NQC 10: NQC burnout?

From across the way, IrishLad, our favorite reader from Ireland, offers a diagnosis in response to my response to last night:

I think what happens when you go to the NQC year after year (i nearly said KFC there, some weird sort of Freudian slip to do with the food stands no doubt) one suffers from the “law of diminishing returns”. In other words your experience becomes increasing diluted with every return visit until a numbness of the senses sets in and a cynical overly critical attitude ensues rendering one with a “seen that done that wore the tee-shirt” mindset. Indeed after 20 odd years the novelty well and truly wears off,well perhaps not for the Joyful Noisers. I think i’ll start a new group called the Joyless Noisome.

There’s undoubtedly truth to this. And depending on my mood and what I hear tonight today, I may well just turn things over to ya’ll and let the mass mind go where it well.

At the same time, other readers echo a version of my own reaction. About halfway through last night’s evening concerts, this message popped in from a songwriter friend who has always seemed to me a model of the kind of longsuffering generosity of spirit I’m so often accused of not possessing:

I’m so bummed about the amount of suckage I’ve heard on the radio [streaming live feed].  Makes me wonder about life choices, really.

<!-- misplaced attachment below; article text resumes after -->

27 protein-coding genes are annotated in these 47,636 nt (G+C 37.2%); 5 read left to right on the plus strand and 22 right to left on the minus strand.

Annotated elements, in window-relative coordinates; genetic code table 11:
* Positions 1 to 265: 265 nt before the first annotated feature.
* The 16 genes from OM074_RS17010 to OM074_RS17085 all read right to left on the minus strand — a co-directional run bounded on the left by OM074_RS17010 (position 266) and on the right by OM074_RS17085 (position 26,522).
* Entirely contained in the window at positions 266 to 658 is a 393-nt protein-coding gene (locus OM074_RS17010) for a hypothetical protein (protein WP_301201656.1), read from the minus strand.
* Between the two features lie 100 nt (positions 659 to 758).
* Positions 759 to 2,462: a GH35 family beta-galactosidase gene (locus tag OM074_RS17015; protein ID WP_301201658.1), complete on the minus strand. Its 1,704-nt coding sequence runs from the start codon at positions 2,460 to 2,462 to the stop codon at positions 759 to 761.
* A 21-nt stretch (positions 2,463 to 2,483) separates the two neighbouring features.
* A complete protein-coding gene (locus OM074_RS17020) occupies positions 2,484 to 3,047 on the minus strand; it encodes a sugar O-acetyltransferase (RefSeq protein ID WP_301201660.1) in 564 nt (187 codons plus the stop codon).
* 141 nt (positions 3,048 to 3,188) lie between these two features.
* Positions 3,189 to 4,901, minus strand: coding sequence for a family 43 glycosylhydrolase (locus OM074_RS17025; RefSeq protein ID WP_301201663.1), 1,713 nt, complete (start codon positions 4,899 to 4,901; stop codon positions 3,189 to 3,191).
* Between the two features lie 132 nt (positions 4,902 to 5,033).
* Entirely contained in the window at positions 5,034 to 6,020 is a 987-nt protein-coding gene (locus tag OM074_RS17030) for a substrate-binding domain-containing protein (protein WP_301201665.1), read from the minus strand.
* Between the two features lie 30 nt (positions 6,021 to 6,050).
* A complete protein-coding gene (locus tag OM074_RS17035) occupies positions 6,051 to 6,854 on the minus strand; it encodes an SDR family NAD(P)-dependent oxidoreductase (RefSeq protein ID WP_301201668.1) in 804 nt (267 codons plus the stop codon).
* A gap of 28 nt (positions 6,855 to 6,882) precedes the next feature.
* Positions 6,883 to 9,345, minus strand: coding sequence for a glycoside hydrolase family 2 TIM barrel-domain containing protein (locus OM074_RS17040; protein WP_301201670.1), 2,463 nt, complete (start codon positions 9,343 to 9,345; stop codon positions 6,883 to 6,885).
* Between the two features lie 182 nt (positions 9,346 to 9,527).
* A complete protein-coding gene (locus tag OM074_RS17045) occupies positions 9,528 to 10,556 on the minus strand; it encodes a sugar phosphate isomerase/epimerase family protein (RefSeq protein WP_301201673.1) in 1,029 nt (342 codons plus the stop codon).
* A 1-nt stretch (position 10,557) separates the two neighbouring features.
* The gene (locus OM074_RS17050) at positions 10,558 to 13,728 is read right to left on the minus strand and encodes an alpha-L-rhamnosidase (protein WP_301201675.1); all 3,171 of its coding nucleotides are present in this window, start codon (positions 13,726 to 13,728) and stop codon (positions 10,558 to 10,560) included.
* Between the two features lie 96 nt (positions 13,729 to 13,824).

I had lunch yesterday with another southern gospel friend of mine who has been around since the age of the 8-track, and he told me he drove up to Freedom Hall Thursday, started circling for a parking spot, and just looped back around and drove out and away. “There’s nothing I can see or hear that would surprise me.”

Obviously I get what he’s saying (which is, essentially, what IrishLad is saying), and I guess it’s not impossible that I’ve hit that wall too. And yet I haven’t entirely lost the desire to be taken off guard by something, with apologies to the McKameys, altogether lovely.

Ah, NQC. I just can’t quit you.

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  1. Nobody wrote:

    The board of the National Quartet Convention is clearly communicating to our dying-off group of southern gospel music followers that southern gospel music just isn’t enough anymore. And maybe it’s not. And that’s the truest sadness of this whole mess.

  2. Janet B wrote:

    DBM seems to have hit the same wall, so at least you’re not alone, Doug.
    I’ve never been to the NQC, but I have been to several conventions/conferences of the religious persuasion…after many years, the “ooh & aah” moments happen far too infrequently, until they vanish altogether. Once you reach that point of saturation, it’s time to take a break.

  3. pj wrote:

    “Ah, NQC. I just can’t quit you.”


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